By Gary Rawlins, Black Books and Reviews.com
Soon after Solomon Northup, a kidnapped free black from New York, is sold to a planter in Louisiana, he learns a bitter lesson about speaking truth to evil.
Northup, who had been abducted two years earlier, is asked if he could read and write. He thoughtlessly answers yes. His master assures Northup that if he ever catches him with a book or with pen and paper, he will give him 100 lashes. The planter wants Northup to understand that he is nothing but livestock, meant to pick cotton and chop sugar cane and to mindlessly do whatever he’s told.
Northup should have known better. He had spoken truth at the time of his abduction, and was brutally whipped at a Washington, D.C., slave pen for protesting that he was a free man.
Such was the fate of Northup, who had been happily living in Saratoga Springs, N.Y., with his wife and three children. We know his story thanks to his autobiography, Twelve Years a Slave, published in the year of his freedom in 1853. Though literate, Northup dictated his story to ghostwriter David Wilson, who allowed Northup to exercise final editorial decisions over the events in the narrative. Northup’s absorbing mind had captured the reality of slavery in shocking detail.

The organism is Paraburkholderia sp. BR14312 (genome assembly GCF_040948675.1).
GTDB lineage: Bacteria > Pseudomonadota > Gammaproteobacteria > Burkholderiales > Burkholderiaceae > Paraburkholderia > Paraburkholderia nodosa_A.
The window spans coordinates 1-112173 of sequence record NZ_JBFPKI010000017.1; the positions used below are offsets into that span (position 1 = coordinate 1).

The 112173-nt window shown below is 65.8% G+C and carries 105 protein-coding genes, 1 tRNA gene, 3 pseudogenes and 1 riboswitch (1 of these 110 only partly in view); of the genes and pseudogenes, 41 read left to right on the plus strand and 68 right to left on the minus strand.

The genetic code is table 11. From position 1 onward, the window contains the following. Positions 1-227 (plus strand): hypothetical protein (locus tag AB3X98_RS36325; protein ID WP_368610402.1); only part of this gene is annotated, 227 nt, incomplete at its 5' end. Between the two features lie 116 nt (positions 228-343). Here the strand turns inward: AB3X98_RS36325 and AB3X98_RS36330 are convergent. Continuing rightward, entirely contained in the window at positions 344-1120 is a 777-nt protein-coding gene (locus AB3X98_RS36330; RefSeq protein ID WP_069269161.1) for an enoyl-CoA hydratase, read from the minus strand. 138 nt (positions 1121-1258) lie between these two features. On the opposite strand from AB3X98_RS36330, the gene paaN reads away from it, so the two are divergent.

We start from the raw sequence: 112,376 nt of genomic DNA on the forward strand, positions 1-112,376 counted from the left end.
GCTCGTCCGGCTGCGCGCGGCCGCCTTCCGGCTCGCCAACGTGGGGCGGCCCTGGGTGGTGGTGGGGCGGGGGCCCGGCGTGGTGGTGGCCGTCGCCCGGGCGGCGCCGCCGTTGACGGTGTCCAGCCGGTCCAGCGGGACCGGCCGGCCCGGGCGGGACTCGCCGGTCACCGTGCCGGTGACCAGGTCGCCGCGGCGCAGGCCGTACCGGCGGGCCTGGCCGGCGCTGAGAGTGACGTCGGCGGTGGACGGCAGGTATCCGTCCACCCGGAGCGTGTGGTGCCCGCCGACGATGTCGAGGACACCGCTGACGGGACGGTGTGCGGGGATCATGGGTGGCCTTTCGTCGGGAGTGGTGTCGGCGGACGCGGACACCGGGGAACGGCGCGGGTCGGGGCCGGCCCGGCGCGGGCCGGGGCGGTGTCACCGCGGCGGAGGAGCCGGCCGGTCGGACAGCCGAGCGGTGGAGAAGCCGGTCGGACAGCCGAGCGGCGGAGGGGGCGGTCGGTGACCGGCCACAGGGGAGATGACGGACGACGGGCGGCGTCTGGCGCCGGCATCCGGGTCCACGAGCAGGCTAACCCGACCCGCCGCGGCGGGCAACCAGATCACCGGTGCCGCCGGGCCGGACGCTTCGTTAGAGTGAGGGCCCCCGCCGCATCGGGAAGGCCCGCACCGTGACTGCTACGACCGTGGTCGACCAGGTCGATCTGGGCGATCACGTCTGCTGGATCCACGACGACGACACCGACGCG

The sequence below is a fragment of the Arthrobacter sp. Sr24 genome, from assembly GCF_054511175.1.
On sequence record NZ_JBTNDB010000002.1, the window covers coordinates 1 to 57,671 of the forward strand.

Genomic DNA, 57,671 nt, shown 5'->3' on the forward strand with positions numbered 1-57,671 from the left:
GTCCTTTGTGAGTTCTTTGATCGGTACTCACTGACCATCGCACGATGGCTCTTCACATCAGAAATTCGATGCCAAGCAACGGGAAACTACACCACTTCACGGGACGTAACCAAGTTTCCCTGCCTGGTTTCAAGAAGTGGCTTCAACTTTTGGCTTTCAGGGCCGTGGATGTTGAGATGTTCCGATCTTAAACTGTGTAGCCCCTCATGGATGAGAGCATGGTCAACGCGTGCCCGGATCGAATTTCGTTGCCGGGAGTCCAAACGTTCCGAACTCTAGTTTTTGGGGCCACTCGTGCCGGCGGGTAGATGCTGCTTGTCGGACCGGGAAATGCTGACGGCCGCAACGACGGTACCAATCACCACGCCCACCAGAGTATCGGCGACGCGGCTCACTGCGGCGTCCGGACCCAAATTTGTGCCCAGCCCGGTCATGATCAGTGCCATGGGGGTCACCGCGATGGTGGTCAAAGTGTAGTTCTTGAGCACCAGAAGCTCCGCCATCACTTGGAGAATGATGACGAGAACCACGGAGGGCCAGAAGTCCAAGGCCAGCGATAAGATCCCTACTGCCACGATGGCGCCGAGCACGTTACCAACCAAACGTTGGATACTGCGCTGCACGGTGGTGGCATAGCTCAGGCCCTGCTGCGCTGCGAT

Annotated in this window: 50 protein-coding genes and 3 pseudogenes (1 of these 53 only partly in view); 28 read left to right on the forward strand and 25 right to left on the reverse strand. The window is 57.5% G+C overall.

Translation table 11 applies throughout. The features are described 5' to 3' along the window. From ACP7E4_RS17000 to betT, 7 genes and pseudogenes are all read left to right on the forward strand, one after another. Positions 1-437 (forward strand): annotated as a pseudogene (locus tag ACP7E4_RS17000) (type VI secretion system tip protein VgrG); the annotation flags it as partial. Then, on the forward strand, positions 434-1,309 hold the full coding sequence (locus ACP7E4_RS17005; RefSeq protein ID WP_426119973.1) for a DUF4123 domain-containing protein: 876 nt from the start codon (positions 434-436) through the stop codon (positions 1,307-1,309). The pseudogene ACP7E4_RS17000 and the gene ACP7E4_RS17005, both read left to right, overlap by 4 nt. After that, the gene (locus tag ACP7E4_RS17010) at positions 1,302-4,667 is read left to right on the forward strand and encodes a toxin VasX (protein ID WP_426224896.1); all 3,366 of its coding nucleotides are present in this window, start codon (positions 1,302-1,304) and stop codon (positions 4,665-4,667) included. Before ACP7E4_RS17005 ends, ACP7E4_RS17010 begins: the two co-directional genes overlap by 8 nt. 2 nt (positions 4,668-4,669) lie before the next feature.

A bestseller in its time, the book validated Harriet Beecher Stowe’s fictional account of southern slavery in Uncle Tom’s Cabin, published the year before in 1852. Despite its pre-Civil War success, Twelve Years a Slave had been largely forgotten save for the efforts of the late Sue Eakin, a professor of history at Louisiana State University.
Eakin first discovered the story of Northup in 1931 when she was an adolescent living not far from where Northup was enslaved. She made the story her life’s work. Eakin wrote her master’s thesis about Northup and, after nearly 40 years of research, produced the first authenticated edition of the book in 1968. In 2007, at age 88, she completed a definitive edition with more than 100 pages of ancillary material. Read more →